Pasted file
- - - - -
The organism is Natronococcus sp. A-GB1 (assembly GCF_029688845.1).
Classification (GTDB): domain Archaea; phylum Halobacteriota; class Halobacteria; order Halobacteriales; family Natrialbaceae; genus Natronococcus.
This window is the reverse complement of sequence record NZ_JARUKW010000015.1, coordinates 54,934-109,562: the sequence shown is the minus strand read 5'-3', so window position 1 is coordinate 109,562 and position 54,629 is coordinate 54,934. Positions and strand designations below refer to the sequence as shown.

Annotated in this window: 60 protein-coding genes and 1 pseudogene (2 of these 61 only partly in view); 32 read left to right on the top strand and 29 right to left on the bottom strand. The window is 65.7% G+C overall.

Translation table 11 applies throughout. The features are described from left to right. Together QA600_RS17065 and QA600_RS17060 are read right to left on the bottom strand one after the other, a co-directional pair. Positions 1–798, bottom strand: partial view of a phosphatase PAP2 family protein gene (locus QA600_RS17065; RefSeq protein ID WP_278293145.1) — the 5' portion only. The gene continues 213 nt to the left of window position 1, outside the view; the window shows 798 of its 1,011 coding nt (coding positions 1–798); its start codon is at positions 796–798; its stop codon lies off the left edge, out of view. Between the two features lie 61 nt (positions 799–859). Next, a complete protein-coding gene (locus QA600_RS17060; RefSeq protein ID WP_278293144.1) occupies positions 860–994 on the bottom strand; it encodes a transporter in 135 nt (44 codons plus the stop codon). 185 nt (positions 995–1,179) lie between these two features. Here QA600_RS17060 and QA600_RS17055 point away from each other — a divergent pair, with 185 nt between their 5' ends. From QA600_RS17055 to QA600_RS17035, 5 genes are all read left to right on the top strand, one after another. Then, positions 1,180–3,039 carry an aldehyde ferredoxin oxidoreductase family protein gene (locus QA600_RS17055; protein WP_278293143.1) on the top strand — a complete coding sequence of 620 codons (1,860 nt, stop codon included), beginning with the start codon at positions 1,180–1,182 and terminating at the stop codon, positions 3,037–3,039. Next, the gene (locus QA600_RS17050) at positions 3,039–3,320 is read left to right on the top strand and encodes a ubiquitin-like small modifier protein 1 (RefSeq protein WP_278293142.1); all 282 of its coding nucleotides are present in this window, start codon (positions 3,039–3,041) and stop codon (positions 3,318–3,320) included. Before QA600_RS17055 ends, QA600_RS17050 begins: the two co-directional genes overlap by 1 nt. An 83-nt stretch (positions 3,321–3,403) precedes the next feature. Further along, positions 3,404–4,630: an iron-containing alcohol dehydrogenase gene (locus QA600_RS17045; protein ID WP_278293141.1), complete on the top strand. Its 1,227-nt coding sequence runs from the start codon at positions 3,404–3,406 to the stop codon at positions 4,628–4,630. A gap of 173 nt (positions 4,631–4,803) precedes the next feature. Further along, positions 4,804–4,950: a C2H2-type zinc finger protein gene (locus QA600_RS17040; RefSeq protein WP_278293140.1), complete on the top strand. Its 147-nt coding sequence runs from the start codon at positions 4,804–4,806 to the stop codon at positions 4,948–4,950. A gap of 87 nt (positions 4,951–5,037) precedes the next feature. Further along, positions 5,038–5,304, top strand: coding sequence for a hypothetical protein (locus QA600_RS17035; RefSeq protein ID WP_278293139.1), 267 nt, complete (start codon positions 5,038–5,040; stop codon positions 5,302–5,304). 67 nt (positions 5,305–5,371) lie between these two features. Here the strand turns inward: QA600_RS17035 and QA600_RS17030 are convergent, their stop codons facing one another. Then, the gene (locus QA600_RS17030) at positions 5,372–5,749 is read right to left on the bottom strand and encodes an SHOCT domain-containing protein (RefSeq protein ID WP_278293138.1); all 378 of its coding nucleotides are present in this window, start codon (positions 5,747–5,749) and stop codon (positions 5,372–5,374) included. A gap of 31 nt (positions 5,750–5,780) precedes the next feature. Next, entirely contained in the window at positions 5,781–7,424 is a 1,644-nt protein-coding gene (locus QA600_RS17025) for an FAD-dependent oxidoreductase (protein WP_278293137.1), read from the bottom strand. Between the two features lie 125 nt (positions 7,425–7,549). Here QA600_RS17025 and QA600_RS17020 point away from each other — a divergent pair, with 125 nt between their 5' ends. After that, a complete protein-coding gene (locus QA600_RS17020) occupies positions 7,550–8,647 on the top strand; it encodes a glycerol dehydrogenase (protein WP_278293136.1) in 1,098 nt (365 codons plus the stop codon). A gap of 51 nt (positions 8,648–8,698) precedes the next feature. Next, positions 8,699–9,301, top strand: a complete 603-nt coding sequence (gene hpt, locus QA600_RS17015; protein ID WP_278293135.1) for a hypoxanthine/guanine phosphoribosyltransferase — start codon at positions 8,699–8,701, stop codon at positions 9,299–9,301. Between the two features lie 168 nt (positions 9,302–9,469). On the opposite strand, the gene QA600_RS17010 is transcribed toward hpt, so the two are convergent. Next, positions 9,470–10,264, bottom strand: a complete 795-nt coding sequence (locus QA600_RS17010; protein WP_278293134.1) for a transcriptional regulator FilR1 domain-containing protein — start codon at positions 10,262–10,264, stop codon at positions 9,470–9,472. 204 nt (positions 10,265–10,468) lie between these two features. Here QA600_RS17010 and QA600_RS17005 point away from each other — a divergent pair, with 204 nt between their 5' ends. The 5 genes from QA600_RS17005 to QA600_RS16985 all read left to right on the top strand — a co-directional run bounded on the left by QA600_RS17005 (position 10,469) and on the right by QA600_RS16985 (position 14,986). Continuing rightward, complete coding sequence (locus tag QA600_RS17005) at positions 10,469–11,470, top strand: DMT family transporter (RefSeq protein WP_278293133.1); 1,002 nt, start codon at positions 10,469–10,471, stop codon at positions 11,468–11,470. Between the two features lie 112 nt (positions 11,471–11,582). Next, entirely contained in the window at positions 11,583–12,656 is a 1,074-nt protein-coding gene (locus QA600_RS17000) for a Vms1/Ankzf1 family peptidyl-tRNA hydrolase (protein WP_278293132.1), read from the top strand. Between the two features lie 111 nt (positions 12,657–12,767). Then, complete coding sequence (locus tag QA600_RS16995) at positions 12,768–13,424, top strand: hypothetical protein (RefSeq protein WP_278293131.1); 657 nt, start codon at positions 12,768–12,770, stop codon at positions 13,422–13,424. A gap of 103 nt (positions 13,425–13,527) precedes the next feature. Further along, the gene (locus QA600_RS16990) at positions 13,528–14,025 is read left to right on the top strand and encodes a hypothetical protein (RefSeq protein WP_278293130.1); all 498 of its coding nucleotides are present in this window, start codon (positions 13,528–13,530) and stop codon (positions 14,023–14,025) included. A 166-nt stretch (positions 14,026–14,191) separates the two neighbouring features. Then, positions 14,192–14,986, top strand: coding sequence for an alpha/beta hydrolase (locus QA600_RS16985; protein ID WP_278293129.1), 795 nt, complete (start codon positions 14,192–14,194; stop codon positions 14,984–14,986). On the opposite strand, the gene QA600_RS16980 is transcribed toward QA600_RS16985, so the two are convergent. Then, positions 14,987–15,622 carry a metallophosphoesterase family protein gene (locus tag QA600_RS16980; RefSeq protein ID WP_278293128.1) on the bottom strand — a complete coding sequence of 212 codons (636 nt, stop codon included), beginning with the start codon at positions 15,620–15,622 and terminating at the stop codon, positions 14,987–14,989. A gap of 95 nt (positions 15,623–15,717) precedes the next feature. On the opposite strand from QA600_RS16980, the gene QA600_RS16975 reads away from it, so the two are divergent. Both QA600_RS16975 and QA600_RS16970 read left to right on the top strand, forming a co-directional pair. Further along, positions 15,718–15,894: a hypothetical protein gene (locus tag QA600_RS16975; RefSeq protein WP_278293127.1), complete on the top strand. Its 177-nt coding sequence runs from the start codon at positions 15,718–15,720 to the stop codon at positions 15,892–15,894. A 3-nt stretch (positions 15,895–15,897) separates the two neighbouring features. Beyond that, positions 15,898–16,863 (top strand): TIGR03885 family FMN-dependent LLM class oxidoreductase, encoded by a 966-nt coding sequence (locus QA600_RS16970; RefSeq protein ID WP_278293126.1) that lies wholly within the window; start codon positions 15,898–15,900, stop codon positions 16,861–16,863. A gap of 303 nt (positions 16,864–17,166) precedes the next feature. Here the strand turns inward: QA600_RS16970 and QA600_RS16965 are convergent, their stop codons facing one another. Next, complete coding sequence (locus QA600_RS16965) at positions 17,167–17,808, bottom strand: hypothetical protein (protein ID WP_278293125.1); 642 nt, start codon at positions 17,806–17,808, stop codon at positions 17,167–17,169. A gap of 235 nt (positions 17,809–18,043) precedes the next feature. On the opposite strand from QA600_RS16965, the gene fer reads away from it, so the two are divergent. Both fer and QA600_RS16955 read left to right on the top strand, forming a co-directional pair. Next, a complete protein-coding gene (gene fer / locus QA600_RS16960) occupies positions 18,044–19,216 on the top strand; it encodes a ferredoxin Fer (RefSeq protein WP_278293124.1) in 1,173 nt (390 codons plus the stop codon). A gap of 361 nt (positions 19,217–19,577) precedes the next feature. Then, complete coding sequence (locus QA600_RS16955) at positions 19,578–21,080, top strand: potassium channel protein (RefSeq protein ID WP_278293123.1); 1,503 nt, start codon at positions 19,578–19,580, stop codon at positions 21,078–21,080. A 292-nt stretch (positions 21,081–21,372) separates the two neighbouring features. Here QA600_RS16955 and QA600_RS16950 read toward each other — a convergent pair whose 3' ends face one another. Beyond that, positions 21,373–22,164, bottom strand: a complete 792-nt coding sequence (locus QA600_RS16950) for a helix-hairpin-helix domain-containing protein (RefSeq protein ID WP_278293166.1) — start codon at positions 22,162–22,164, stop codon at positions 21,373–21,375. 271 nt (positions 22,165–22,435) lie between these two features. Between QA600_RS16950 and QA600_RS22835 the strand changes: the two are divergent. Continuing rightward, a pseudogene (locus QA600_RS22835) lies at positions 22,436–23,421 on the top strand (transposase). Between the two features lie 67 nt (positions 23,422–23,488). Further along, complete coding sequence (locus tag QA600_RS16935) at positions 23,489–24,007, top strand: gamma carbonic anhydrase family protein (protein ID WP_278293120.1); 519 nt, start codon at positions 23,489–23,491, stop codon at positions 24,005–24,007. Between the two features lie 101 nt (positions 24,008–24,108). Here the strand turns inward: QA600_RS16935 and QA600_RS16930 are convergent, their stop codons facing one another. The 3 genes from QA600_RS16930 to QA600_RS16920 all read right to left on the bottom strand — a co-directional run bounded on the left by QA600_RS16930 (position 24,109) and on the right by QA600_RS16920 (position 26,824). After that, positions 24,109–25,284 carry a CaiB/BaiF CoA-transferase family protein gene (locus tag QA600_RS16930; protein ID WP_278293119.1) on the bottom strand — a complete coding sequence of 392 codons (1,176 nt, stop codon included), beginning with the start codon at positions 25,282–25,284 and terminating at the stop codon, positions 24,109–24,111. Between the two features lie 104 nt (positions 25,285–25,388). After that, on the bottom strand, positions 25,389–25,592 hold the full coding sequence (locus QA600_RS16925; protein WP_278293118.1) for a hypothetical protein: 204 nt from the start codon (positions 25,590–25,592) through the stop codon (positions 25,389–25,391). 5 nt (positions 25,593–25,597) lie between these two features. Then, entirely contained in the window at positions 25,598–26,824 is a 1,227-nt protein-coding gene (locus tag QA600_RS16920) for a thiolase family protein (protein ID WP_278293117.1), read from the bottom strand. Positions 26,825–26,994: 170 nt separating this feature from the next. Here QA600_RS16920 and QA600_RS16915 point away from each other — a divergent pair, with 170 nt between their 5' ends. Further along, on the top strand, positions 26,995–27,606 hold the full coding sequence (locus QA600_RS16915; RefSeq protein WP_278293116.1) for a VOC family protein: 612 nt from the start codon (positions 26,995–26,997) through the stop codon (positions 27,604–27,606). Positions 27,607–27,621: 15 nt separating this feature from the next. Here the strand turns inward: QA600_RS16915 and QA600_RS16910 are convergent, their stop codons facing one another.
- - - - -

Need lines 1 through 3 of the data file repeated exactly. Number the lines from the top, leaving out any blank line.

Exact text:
The organism is Natronococcus sp. A-GB1 (assembly GCF_029688845.1).
Classification (GTDB): domain Archaea; phylum Halobacteriota; class Halobacteria; order Halobacteriales; family Natrialbaceae; genus Natronococcus.
This window is the reverse complement of sequence record NZ_JARUKW010000015.1, coordinates 54,934-109,562: the sequence shown is the minus strand read 5'-3', so window position 1 is coordinate 109,562 and position 54,629 is coordinate 54,934. Positions and strand designations below refer to the sequence as shown.